I. Now when the Gospel of the Good Physician went out into the Roman world, that world in a curious way had been made ready to receive it. For in the age of the Cæsars the people, it would seem, were much taken up with the question of healing. They had somehow become distractingly aware of sickness. They felt that they were ill; ill in body, ill in soul; mortally ill. And they longed to be made well. So they turned in their need to religion, and (as Harnack has pointed out) there took place about this time a great revival of the cult of Æsculapius, the pagan god of healing. Men made pilgrimages to his temples as they travel to sanatoria and watering-places today. They brought gifts to the god and dedicated their lives to him. In their physical and spiritual infirmities they prayed to him as one who was 'most loving toward men,' as 'God the Saviour'. Do you remember a passage in the Epistle to Titus which speaks of 'the kindness of God our Saviour and His love toward men'? The phraseology is interesting, since the title 'God the Saviour' was the familiar name for the healer Æsculapius, while the adjective of the noun translated 'love toward men' was the peculiar, standing epithet of that heathen deity. Into this sick Roman world, then, with its terrible sense of disorder and its feverish quest for health, Christianity made its way. It adapted itself deliberately to the necessities of the time. Deliberately it presented itself as the religion of recovery, as the means, the sole genuine means, of sanity and salvation. It offered the sick world health. The Church was declared the hospital of invalid humanity; its doctrines and observances were the salutary remedies: its sacred books- -how full they are of medicinal expressions!—held the prescriptions for all cures. And in the wards of the great infirmary, attending on the patients, the faith of the early Christians saw a Good Physician—no quack doctor like Æsculapius, but a true Physician—imparting new life, new joy, new hope, to body and mind alike new energy and power. 'There is hut one Physician,' St. Ignatius cries, 'Jesus Christ our Lord.' 'The Word of the Father,' says Clement of Alexandria, 'is the only Physician for human infirmities and the Holy Charmer for the sick soul.'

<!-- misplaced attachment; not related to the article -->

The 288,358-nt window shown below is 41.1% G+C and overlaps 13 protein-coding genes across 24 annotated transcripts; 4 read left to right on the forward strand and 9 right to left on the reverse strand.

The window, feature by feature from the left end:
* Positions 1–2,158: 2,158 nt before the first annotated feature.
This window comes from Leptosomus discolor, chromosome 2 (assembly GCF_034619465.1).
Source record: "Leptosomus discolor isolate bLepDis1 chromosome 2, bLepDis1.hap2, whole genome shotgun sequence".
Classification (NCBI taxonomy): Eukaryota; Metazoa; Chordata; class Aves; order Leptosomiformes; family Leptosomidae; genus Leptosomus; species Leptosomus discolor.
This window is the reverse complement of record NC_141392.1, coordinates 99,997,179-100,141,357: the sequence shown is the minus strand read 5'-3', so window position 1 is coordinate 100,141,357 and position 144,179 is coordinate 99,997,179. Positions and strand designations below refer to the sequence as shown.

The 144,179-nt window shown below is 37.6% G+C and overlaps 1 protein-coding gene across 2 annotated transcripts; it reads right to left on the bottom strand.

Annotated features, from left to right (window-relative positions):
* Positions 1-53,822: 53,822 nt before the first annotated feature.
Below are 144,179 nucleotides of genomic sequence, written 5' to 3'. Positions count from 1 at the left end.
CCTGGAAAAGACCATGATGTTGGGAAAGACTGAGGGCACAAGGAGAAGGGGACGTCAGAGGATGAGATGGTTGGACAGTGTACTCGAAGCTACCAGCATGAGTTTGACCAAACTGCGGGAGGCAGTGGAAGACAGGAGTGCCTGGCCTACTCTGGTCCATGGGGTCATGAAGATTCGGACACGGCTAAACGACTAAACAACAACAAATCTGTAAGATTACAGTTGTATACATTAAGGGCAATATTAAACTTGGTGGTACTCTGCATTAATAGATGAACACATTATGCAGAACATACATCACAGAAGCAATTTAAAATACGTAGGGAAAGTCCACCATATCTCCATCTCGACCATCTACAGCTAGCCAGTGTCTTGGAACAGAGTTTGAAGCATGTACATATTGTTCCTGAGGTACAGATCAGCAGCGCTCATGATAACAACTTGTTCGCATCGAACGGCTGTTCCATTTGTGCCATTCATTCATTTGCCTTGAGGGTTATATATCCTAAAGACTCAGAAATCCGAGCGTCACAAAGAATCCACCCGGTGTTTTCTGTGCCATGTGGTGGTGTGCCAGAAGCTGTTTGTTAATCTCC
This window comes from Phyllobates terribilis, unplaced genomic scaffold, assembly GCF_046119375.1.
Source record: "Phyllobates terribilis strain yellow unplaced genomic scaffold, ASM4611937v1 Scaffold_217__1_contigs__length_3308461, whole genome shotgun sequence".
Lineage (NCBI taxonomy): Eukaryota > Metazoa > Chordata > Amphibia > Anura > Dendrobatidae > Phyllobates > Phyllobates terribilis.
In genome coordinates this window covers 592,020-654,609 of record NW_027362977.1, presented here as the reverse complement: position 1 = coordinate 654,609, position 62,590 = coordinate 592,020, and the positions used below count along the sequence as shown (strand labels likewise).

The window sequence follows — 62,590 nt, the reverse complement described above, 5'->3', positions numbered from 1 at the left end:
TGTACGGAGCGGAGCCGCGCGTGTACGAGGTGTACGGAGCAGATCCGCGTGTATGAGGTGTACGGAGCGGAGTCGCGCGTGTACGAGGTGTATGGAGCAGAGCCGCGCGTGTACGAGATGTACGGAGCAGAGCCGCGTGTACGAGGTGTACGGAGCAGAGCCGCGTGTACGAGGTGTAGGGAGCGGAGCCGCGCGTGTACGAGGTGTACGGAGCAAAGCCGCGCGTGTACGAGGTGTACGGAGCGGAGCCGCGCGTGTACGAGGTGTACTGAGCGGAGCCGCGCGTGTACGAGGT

II. So much for the past. Let us look now to the present. Let us see, if we can, in what manner Jesus Christ is already, or may become, the Good Physician of the suffering men and women of our day. Now, into the subject of physical healing I cannot here enter in detail. Yet a very few words in passing I desire to say. Our Lord, I ask you to notice, was in the habit of healing not only the souls but also the bodies of men. The Apostles, again, in the Spirit of the Lord, healed not only the souls but also the bodies of men. And both our Lord and His Apostles very evidently anticipated that physical healing would be one of the results of the working of Christ's Spirit in the Christian Church. Nor even now, among the children of that Church, has the belief in Christ's action on men's bodies quite died out; in our own Communion, at least, on every occasion that the Eucharist is administered the formula is said, 'The Body of our Lord Jesus Christ that was given for thee, preserve thy body'—thy body—'and soul unto everlasting life'. Ana after all, is not this doctrine that the Good Physician cures even physical diseases intrinsically reasonable? It is right without doubt to pay homage to the science and skill of our doctors; but it is simple folly not to reckon with the truth that there is in recovery a spiritual as well as a material factor, and that no one so effectively as Jesus Christ can get in motion this curative force. Yes, even today Christ does in a real sense heal the bodies of men; nor, I think, do we receive the full Gospel of the Good Physician so long as that comforting fact be not acknowledged.